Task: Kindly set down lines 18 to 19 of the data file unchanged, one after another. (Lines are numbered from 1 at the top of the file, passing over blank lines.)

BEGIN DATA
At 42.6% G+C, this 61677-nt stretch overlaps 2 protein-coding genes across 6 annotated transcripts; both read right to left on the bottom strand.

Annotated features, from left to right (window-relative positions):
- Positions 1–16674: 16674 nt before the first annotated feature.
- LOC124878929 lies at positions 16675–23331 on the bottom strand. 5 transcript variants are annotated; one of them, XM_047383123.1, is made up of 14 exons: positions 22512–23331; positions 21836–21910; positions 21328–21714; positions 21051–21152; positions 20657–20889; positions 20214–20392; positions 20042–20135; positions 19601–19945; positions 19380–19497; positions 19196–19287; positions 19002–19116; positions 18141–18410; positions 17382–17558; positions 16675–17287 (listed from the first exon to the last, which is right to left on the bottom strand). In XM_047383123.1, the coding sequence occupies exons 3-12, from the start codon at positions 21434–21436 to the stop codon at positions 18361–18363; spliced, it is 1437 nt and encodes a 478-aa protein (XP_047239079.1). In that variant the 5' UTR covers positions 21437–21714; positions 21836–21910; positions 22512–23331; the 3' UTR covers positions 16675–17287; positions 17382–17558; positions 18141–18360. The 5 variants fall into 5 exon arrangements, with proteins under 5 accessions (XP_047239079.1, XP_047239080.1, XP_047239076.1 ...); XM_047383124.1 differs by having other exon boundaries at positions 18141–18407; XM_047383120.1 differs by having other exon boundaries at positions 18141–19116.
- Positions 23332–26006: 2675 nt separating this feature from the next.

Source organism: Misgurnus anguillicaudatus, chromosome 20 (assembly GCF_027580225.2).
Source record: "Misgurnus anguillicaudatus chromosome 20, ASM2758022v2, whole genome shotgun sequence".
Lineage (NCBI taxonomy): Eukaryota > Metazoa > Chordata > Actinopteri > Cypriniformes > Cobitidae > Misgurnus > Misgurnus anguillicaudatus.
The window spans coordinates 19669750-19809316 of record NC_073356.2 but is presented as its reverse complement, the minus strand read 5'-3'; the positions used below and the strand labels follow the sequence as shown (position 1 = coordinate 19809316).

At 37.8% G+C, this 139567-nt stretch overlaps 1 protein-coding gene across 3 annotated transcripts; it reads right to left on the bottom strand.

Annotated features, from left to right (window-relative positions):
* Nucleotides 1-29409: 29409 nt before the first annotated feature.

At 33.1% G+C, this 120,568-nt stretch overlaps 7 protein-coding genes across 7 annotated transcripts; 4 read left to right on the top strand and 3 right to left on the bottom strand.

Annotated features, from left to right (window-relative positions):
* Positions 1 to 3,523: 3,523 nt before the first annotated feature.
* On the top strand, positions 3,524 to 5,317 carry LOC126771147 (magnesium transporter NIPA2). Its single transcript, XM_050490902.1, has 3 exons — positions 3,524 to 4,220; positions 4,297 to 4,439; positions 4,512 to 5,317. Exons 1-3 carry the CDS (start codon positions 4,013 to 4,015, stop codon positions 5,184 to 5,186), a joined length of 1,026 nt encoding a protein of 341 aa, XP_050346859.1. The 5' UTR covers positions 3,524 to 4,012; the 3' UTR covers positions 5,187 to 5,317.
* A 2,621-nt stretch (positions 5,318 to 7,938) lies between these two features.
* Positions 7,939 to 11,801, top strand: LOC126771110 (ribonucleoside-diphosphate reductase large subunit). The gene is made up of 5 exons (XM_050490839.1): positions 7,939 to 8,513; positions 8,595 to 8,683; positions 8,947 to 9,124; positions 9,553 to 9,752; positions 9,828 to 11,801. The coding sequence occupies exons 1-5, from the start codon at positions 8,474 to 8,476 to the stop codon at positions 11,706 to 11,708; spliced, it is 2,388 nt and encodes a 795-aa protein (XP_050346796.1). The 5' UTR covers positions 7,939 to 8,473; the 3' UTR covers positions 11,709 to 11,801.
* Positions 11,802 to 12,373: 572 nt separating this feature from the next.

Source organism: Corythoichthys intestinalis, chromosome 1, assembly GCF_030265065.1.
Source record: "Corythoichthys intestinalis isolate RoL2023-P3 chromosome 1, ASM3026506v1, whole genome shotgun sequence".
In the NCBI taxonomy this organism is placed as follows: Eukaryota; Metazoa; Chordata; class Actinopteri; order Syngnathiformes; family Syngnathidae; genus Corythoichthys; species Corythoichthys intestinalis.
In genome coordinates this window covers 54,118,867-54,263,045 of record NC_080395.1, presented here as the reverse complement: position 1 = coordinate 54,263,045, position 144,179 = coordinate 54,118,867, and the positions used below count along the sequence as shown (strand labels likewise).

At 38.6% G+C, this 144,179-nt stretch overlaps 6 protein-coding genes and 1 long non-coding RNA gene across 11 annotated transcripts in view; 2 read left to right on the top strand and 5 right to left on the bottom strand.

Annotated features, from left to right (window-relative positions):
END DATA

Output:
* Positions 7,939 to 11,801, top strand: LOC126771110 (ribonucleoside-diphosphate reductase large subunit). The gene is made up of 5 exons (XM_050490839.1): positions 7,939 to 8,513; positions 8,595 to 8,683; positions 8,947 to 9,124; positions 9,553 to 9,752; positions 9,828 to 11,801. The coding sequence occupies exons 1-5, from the start codon at positions 8,474 to 8,476 to the stop codon at positions 11,706 to 11,708; spliced, it is 2,388 nt and encodes a 795-aa protein (XP_050346796.1). The 5' UTR covers positions 7,939 to 8,473; the 3' UTR covers positions 11,709 to 11,801.
* Positions 11,802 to 12,373: 572 nt separating this feature from the next.